Ah yes, those pesky Federalist Papers.

It's therein (#59 specifically) that Duff and I find ourselves in our minor quibble over government surveillance. "Over there" it would appear your Magna Carta mostly [only?] provides for proscriptions dealing with 'Noble'persons and the Maj.

And generally speaking, it's Tradition & Precedent that provides the foundation for "due process."

Fortunately "Our English Gentlemen" [there, I typed it] were aware of your founding document's lack - and so wrote for "Over here" our Fourth & Fifth Amendments. As well as those pesky Publius publishings.

I believe Magna Carta was the (if not the first, the most 'revered') attempt to limit 'arbitrary' actions of The Crown (.gov) against 'Freemen' (not quite the same thing as Nobles). As with everything else, the definition of Freemen has been ... 'extended' somewhat (just as over there). (I'll leave the detailed analysis and corrections to those with more knowledge DD, DM, BoE).

Unlike there, The Magna Carta, Bill Of Rights, etc. have all been superseded, overwritten or ignored for so long we can't rely on their protections. You're lucky in that the Constitution, etc. are integral to the very existence(legitimacy) of your nation - so not so easy to erase.

Actually, I quite like The Third, although all the rest are 'sort of' irrelevant without The Second - nothing more likely to make some arbitrary ruler to think again?

Thank you, Gentlemen, an excellent conversation.

I once read a book by a journalist called Jonathan Freedland. He argued that the real target of the US founding fathers was not an independent state in North America, but England itself. A reformed system of government in England might have led to a single country spanning the Atlantic.

He goes on to argue that the English should take a close look at the USA and import those bits that would improve things in England. Elected sherrifs and judges for instance. Interesting book to read. But not likely to be implemented.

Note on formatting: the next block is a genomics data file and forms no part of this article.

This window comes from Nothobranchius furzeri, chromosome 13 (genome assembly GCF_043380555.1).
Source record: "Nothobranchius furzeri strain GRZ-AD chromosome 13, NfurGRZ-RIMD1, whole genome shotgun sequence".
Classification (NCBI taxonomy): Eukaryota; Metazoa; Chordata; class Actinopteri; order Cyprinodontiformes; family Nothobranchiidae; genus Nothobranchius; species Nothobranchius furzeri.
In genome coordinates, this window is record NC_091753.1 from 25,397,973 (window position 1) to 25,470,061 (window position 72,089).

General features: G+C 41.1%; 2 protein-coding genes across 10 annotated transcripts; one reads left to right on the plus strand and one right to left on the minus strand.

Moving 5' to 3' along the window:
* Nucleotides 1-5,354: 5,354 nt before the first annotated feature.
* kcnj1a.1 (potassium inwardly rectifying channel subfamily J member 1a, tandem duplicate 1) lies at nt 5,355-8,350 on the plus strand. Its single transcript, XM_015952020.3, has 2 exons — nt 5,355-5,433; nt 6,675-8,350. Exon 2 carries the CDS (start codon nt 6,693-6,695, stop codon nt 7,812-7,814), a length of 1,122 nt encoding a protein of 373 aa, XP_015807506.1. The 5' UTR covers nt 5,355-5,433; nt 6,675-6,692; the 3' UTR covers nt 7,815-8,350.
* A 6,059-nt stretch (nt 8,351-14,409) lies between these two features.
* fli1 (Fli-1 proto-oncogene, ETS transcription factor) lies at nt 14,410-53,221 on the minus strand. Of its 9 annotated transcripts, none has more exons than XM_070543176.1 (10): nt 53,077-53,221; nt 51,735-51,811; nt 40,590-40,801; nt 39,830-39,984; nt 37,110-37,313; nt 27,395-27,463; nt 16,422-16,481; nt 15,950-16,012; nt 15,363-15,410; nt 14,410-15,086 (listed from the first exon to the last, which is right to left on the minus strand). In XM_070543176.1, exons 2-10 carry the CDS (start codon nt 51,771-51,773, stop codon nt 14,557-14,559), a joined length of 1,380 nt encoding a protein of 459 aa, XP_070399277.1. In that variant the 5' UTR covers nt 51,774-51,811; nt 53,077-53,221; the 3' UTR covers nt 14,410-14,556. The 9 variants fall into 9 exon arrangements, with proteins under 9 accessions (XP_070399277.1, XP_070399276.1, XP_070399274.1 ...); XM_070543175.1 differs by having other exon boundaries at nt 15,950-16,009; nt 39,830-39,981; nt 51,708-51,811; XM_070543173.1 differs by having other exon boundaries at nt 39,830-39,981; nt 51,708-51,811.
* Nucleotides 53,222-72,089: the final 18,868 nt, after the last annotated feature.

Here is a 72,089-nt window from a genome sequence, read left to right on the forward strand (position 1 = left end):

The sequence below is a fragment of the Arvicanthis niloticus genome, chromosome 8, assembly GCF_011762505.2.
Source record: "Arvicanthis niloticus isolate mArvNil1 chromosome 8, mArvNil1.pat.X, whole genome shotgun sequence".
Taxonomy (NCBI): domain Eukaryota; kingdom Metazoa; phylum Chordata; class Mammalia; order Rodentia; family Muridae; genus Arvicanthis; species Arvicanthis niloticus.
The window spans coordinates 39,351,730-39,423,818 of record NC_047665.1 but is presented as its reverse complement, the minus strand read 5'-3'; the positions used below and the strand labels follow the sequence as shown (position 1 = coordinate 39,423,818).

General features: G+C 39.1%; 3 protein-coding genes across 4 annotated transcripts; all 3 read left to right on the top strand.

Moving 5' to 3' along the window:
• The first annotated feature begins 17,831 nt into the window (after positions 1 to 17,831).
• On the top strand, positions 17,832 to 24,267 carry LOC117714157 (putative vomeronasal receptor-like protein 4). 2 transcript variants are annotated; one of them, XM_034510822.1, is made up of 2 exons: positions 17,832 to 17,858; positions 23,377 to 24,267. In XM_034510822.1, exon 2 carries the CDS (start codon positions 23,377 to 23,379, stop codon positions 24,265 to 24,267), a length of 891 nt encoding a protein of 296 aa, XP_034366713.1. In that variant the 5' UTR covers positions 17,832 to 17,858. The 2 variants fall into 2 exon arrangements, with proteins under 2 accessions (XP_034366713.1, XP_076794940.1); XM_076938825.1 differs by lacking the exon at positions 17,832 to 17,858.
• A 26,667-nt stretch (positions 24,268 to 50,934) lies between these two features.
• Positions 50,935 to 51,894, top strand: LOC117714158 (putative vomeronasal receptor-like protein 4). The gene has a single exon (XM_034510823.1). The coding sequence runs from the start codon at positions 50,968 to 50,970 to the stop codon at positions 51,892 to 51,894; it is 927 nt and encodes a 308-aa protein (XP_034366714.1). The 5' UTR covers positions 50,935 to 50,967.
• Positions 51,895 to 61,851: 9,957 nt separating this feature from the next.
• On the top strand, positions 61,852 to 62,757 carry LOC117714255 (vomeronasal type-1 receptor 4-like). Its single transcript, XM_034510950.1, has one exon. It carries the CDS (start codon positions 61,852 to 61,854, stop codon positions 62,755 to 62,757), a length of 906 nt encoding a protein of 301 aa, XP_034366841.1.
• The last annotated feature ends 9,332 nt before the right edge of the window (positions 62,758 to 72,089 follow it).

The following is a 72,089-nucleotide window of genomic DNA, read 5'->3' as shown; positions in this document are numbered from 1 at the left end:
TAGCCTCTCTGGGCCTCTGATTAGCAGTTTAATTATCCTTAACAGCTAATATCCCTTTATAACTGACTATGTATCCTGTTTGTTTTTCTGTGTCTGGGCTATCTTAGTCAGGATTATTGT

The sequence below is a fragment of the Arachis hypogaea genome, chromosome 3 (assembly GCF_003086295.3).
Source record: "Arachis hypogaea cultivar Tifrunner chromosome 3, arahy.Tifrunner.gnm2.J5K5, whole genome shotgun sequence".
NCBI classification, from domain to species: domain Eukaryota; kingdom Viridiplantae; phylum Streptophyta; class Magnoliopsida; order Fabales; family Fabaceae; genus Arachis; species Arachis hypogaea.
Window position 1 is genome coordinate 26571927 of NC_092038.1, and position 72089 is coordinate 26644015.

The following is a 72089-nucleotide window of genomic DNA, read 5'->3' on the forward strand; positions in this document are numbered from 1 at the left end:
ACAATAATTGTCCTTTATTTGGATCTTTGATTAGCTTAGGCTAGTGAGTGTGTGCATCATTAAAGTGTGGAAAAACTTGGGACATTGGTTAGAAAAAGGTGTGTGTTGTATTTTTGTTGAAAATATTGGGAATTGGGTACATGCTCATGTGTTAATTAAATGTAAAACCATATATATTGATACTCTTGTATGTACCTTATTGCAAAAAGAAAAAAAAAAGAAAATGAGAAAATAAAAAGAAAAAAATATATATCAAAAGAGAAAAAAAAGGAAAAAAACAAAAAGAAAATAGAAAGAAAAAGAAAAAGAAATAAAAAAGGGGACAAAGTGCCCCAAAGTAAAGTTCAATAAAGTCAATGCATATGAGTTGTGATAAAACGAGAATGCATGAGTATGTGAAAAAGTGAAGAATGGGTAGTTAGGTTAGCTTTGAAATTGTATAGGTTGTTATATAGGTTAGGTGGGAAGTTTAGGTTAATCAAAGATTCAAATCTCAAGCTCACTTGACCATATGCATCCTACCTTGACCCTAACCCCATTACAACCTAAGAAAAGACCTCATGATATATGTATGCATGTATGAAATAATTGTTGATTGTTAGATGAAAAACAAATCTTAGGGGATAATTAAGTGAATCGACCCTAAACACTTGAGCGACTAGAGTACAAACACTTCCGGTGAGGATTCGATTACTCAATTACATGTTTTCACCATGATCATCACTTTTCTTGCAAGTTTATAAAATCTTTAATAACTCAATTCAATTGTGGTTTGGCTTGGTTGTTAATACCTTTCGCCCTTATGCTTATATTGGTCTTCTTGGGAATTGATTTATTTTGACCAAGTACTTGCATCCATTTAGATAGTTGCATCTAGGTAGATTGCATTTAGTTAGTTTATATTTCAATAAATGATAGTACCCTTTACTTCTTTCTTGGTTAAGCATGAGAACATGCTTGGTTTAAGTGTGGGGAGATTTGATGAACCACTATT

Elected sheriffs (Chief Constables) and judges. Hmmmn! You touch a sensitive point there, BOE, because it is an idea that has niggled away at me over the years but, as DM might put it, 'I hae' ma doots'. I think I might post on the subject next week in between cooking, bottle-washing, etc, etc,!

First things first - we have to limit suffrage to those who can at least read the candidates names and spell (without computer/phone assistance) their own.

Eventually we may get a class that actually vaguely understands what they're voting for.

Oh and I'd like to throw my hat in for the sherrifs post - I always wanted a badge, stetson and a wheel-gun (I tried the stetson before but you get funny looks here when you can't arrest/string up/shoot the perps).

Yeeeees, I can see that sort of thing might not go down awfully well in Tunbridge Wells!

Very good discussion, chaps.
Carry on.

Speaking from the western shores of the pond, I must say American globalismo was gratuitous from the start and remains a very bad idea.

Stick with Little America policies, I say.

As to President O, he has the impulses of a liberal globo-interventionist, complicated by his racial and religious, er, complexities.

There is no tiny part of his brain that for a moment questions, let alone opposes, American military and political globalismo.

He is the same old, expansionist American control-freak, familiar since the days, and even before the days, of the American Revolution.

Too bad for us Americans.

But the neocons are ever nuttier, so there you are.

Hello, Philo, and welcome to D&N where you can take a well-deserved rest from 'No More Mister Nice Blog'!

In my opinion there is very little the USA can do about its propensity for sticking its oar into everything. We once ran the world (sort of - so to speak!) in an earlier age when 'the reach' was infinitely more difficult - but, dammit, we reached whenever we thought it necessary and in the course of it made some big mistakes.

The USA is a huge power. It can't help it because, as I have written elsewhere, it combines the two opposite geopolitical theories of Mahan and Mackinder. Thus, even doing nothing and withdrawing into Fortress America is *a policy* with infinite repercussions - as you found out in 1941! In this modern age it is impossible for you not to be involved but it is how you execute your involvement that counts. Alas, in the democratic (small 'd'!) nations our leaders tend on the whole to be very third-rate and thus we must live with the dire consequences.